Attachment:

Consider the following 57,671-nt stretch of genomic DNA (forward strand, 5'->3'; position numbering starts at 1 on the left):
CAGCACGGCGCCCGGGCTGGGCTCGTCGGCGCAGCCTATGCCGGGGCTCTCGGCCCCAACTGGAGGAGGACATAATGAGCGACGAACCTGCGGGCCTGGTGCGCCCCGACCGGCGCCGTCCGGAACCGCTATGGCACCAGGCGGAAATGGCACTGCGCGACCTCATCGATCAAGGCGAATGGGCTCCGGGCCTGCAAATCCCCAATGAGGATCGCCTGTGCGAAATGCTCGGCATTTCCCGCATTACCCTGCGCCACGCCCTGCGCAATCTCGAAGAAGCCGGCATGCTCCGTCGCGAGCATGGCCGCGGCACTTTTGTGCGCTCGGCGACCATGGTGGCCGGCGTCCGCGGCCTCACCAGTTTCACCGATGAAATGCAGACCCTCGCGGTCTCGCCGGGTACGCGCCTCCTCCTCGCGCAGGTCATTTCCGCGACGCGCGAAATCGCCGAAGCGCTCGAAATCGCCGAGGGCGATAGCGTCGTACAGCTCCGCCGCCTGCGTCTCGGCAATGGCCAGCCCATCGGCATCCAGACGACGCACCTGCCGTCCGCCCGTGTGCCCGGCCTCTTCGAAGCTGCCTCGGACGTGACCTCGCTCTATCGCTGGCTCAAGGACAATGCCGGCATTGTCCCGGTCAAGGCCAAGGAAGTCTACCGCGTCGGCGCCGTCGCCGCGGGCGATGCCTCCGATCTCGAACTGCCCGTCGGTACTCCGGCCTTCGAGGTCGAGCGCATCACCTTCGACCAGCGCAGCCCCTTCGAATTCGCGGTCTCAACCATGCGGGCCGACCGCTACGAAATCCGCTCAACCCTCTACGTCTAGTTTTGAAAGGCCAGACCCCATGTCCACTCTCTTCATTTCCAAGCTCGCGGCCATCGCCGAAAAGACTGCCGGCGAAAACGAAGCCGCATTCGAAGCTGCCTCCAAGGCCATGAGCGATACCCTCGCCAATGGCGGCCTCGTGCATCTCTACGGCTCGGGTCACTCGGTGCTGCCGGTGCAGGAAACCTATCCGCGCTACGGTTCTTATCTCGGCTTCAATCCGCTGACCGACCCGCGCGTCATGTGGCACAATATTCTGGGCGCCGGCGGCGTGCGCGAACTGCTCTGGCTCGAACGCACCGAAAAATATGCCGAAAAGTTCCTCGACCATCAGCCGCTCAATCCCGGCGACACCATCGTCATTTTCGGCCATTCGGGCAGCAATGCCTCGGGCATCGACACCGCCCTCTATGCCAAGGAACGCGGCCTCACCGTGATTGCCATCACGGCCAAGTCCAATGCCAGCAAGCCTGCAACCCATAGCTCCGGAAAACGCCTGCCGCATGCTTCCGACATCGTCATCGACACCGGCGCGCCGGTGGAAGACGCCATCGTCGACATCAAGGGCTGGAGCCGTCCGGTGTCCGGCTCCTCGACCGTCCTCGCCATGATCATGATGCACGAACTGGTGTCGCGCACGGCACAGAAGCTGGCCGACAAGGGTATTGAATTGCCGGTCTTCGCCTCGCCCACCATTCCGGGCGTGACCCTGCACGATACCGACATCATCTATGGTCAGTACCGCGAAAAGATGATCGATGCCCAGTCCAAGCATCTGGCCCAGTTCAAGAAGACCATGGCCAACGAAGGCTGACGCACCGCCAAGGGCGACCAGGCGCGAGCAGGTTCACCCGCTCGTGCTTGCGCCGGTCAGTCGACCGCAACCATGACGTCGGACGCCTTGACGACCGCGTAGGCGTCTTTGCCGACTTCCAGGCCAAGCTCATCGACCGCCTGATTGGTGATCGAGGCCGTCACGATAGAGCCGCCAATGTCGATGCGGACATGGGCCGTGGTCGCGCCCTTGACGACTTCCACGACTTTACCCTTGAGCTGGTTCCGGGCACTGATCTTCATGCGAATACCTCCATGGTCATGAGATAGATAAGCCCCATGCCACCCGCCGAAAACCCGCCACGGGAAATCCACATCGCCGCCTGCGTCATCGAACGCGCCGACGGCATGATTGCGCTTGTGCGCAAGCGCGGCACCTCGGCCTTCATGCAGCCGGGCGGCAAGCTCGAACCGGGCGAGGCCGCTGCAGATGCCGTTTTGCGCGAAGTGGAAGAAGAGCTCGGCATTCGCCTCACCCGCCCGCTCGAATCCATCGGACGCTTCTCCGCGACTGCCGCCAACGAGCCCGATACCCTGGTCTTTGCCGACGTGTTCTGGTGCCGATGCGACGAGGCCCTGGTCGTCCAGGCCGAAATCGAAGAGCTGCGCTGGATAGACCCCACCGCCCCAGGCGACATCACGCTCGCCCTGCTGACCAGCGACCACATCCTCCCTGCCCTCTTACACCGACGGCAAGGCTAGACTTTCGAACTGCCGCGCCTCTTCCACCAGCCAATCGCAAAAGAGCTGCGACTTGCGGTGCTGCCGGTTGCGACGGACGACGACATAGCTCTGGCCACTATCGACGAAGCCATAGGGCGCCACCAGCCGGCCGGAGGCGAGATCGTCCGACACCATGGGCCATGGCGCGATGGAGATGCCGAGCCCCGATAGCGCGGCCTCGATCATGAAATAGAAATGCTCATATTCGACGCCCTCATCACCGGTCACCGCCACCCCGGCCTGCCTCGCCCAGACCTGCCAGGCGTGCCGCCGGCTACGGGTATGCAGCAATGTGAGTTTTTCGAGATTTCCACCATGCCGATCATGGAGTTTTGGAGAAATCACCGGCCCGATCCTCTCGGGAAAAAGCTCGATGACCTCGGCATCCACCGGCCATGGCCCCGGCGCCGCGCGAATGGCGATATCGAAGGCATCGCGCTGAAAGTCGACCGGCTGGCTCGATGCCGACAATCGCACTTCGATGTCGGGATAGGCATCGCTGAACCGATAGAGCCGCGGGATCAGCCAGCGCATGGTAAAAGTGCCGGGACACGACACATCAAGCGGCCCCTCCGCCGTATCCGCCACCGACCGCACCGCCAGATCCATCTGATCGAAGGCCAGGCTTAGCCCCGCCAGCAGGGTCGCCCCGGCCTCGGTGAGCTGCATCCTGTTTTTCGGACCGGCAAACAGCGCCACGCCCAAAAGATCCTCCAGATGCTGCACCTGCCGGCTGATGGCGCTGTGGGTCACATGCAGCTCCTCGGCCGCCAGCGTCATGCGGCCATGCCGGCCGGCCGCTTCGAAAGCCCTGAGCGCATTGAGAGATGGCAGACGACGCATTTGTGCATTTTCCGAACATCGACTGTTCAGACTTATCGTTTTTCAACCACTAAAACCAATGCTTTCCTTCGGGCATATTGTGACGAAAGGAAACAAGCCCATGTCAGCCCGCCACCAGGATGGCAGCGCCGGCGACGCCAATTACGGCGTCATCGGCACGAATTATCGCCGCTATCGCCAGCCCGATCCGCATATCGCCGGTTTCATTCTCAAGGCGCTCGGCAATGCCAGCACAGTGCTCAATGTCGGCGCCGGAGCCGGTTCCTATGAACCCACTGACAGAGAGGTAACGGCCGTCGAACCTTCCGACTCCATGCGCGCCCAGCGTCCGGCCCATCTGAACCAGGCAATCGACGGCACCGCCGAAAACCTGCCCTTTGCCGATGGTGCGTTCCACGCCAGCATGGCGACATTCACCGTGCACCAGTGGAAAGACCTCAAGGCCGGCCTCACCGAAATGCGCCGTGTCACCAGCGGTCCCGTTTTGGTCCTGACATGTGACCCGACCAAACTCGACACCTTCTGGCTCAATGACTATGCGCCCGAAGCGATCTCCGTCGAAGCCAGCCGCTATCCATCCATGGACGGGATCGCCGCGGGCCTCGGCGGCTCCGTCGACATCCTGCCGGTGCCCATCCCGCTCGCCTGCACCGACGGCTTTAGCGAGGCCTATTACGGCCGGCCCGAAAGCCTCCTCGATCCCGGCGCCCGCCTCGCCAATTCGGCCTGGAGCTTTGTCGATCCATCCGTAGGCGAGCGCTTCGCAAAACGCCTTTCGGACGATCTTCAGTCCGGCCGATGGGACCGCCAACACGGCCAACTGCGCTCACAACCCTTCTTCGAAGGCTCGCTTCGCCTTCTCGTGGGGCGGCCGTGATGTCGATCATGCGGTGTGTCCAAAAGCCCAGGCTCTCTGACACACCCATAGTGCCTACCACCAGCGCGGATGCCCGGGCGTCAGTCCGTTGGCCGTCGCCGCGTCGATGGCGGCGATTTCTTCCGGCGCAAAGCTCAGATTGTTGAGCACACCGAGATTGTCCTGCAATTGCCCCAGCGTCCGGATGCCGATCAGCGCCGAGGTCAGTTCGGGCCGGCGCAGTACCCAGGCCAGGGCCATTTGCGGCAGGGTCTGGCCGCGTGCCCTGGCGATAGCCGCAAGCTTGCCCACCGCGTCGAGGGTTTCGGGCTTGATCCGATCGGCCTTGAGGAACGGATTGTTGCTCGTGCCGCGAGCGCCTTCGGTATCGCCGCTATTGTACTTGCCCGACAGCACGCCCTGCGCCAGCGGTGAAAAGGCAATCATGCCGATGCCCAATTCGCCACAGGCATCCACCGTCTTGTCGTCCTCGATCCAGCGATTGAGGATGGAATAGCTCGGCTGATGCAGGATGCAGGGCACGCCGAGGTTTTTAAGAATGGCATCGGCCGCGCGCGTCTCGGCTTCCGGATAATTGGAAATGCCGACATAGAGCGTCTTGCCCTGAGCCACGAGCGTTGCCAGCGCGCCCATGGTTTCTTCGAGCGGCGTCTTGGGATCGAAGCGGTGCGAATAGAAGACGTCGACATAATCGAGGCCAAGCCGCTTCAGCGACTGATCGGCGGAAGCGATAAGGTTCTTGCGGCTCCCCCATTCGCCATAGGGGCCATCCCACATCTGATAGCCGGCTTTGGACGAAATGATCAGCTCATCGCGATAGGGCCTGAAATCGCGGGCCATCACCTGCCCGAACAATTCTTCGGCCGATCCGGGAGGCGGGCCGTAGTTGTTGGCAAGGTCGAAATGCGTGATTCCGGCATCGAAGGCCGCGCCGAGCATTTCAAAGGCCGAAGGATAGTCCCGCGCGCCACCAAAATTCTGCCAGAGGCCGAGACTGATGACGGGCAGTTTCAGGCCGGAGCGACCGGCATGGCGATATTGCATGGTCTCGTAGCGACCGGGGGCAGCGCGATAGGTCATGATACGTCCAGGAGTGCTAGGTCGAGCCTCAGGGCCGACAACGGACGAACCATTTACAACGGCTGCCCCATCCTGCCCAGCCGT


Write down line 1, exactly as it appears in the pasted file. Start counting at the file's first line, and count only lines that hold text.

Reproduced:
Consider the following 57,671-nt stretch of genomic DNA (forward strand, 5'->3'; position numbering starts at 1 on the left):